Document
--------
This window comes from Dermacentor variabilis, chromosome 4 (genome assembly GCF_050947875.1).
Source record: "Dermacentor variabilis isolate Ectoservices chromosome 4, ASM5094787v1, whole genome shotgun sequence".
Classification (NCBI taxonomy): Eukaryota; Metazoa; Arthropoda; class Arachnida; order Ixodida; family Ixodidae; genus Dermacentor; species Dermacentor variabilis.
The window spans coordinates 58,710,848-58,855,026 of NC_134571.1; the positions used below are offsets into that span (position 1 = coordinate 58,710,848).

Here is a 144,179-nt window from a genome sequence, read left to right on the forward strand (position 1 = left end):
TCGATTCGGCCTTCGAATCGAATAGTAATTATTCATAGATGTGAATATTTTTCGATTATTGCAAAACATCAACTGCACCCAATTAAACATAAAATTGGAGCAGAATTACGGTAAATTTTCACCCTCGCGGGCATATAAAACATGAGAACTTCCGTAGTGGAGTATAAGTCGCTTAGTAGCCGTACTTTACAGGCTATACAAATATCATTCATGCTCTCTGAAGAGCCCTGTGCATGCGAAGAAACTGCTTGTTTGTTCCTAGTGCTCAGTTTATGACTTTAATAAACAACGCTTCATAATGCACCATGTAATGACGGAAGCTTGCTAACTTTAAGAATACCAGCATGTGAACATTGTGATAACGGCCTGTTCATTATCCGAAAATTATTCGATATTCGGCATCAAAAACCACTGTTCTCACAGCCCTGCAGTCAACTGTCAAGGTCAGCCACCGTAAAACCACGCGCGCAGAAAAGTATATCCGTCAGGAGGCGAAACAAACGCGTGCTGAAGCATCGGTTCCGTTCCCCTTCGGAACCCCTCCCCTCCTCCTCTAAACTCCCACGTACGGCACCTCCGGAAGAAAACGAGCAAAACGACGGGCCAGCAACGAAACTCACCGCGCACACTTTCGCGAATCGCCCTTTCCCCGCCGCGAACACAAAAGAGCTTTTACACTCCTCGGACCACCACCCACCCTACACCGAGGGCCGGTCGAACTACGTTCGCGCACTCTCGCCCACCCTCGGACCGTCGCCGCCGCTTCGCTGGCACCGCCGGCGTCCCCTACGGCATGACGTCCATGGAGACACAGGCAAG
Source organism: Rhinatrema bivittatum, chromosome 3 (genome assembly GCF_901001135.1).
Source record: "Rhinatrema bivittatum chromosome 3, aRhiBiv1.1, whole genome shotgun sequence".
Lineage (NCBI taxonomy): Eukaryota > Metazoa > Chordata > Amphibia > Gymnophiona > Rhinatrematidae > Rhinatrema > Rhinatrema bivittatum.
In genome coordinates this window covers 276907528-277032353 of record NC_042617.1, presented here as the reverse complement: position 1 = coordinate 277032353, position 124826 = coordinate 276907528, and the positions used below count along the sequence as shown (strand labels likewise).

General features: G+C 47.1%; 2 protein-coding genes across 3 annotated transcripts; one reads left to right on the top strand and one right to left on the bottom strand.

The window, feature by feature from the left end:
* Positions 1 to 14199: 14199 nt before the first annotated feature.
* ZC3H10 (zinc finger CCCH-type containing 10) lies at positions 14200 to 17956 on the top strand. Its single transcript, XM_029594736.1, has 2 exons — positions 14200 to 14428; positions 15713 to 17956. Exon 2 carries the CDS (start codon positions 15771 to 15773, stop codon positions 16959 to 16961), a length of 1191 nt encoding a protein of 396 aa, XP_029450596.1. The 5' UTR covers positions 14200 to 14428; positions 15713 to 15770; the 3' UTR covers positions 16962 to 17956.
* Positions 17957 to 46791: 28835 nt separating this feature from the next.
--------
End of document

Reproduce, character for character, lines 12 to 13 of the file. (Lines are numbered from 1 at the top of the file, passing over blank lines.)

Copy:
The window, feature by feature from the left end:
* Positions 1 to 14199: 14199 nt before the first annotated feature.